81 per cent of European youths are willing to move abroad for work. These numbers were made clear from Research performed by StudentJob among ten thousand students and starters from seven western European countries showed these numbers. Although all youths show willingness, there are remarkable differences to be seen among these countries. Dutch youngsters are quite satisfied, the Spanish aren’t and Germans and Austrians are not quite as conservative as people seem to think.
In the last few weeks, StudentJob has questioned 10,651 students and starters from the Netherlands, Belgium, Germany, Austria, France, Spain and Great Britain. The main question was to which extent students were willing to move to another country for employment. Spanish most ambitious
Spanish youths are the most ambitious. 88.6 per cent of them say that they would like to work abroad. Over half of the emigrants to be say that the most important reason is that ‘they will do anything for their career’. ‘Not very surprising’ according to StudentJob in view of the job shortage back home. A mere 6.9 per cent proclaims to be satisfied with the current situation; this means that Spanish youths are the least satisfied.
Austrians and Germans adventurous
With 81.4 per cent, the Austrians are second on the Emigration Urge List. 70 per cent of them state that they would emigrate because ‘they are game for an adventure’. It is apparent that the actual career is far less important for Austrians. They also don’t see any possible negative sides of emigrating: only 2.4 per cent say that they consider the risks involved with emigrating for work to be too large. It is also striking that German youths are so adventurous. 78 per cent is willing to emigrate for work and 63.9 per cent would go for it because of the adventure.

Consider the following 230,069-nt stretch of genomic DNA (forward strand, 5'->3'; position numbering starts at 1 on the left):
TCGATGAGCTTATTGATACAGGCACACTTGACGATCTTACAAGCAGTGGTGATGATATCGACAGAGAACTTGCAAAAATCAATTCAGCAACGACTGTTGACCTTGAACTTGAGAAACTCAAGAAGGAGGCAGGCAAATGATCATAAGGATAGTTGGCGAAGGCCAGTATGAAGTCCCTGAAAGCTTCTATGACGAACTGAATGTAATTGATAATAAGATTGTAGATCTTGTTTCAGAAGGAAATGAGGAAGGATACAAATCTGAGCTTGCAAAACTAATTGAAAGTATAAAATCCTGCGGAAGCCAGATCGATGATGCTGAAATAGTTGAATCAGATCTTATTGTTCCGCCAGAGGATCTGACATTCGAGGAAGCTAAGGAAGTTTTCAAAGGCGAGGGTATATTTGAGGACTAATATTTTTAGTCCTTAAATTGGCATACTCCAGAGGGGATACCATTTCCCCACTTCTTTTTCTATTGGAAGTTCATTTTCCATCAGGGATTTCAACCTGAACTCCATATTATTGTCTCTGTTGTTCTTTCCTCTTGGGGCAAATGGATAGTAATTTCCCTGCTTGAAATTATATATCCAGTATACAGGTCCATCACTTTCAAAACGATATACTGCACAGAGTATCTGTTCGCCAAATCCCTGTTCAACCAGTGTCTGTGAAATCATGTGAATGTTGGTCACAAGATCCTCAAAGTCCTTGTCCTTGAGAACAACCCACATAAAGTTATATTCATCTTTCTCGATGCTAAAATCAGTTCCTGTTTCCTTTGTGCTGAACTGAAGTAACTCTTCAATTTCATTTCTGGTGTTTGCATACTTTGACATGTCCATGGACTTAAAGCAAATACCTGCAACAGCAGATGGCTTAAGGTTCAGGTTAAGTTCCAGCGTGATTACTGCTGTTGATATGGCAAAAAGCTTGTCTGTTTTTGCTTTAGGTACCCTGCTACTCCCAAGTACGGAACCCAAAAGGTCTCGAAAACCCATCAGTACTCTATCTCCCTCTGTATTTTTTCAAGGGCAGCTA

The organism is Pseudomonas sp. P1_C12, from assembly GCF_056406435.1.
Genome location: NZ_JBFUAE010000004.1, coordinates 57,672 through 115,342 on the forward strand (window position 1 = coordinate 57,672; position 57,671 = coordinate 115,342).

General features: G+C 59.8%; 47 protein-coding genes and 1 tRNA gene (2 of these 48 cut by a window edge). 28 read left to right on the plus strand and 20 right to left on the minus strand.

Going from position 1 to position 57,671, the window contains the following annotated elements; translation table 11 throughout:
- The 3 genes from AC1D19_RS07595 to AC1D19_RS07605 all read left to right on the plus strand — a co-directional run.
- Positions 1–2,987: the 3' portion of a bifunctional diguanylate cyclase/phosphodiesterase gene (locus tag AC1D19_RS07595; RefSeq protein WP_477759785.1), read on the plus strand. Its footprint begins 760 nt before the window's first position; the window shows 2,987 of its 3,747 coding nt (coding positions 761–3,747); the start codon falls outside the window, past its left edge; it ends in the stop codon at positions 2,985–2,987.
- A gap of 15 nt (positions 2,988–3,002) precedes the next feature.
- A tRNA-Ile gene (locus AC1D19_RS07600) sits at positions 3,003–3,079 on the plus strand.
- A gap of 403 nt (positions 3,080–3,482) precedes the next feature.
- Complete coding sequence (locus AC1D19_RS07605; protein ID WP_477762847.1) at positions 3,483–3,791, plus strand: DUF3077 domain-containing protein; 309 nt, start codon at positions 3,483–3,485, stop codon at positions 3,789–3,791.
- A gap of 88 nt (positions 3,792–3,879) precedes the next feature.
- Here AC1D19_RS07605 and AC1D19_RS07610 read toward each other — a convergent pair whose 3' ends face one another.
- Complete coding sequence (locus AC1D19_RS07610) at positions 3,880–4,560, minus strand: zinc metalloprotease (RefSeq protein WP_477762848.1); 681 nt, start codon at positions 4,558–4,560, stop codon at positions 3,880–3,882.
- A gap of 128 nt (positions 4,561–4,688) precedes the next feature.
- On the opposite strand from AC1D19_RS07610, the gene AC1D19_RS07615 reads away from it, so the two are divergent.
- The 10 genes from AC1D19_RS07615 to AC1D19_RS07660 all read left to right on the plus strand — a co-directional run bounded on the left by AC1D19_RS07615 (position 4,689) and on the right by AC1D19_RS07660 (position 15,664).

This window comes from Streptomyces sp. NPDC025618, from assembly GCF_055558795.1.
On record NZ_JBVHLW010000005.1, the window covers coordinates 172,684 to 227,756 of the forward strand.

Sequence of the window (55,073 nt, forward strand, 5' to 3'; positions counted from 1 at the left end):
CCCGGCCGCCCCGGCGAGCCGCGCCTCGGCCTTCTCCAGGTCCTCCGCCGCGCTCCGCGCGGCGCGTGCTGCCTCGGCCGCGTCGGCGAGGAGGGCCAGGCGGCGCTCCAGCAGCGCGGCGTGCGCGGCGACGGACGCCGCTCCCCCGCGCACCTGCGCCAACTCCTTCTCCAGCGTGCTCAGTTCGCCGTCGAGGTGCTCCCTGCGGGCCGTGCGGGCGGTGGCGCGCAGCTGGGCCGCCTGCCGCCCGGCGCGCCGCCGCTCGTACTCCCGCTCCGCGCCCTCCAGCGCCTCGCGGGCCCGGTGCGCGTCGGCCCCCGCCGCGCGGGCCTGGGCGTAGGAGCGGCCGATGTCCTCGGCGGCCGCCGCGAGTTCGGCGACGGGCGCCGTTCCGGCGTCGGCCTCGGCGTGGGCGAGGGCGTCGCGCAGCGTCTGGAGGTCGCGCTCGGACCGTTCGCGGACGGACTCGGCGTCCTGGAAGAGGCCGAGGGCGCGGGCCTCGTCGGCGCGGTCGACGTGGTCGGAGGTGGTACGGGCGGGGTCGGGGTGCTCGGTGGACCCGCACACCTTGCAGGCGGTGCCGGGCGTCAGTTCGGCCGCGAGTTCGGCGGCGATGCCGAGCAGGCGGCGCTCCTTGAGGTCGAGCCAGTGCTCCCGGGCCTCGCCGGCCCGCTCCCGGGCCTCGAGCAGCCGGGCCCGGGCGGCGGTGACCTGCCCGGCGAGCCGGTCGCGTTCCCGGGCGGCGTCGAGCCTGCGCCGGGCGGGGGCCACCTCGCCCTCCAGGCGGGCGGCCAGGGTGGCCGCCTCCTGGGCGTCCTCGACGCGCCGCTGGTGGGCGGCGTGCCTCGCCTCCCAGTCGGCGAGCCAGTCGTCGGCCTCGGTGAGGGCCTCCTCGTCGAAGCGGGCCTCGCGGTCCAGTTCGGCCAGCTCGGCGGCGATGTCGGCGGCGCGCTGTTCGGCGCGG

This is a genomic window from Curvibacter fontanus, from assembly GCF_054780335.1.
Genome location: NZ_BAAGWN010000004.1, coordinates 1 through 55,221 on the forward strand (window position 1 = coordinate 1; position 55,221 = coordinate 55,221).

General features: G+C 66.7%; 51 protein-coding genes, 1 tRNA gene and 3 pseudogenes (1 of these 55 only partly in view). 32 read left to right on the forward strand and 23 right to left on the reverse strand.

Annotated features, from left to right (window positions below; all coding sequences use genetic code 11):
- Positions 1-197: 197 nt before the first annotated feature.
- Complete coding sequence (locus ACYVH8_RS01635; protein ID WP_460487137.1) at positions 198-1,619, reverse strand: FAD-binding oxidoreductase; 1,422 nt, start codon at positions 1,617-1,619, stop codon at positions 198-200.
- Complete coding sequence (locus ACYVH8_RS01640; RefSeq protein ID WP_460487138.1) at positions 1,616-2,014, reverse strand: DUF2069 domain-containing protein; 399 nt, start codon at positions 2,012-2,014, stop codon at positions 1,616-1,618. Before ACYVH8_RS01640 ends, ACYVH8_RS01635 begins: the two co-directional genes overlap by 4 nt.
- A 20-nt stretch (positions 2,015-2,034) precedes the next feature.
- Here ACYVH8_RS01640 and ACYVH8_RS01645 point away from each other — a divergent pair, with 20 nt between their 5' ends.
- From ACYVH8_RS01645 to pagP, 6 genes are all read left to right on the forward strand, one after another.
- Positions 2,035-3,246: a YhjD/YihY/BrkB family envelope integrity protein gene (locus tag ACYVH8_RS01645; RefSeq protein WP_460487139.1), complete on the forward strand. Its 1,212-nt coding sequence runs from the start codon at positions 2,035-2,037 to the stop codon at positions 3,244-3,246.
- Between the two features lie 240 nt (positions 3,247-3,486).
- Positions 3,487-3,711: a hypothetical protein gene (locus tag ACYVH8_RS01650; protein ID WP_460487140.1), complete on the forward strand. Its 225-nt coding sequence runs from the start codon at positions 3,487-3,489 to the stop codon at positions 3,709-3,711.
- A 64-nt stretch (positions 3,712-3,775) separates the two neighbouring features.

Dutch and Belgians rather stay at home
Dutch youths are the least ambitious in their reasons for moving abroad for work. Career doesn’t play as small a part in any of the other countries. In total, ‘only’ 73.1 per cent of Dutch youngsters state that they would leave their homeland for a job (most of them for the sake of the expected adventure). Only our neighbours to the south are even more conservative. With 66.5 per cent, Belgium dangles at the bottom of the Emigration Urge List. Belgian youngsters (8.3 per cent)and Dutch youngsters (4.8 per cent) also seem to worry about the potential risks the most.
Not afraid of the risks
‘There are a lot of differences to be seen among the European countries. But in general, you could say that youngsters today don’t even see borders anymore. What they really want is a fun and career building job and they are willing to take risks to achieve this. Even if it means that they would have to leave their familiar hunting grounds. Often, their situation allows them to; they usually don’t have families of their own yet’, according to executive for StudentJob.
Source: P&O Actueel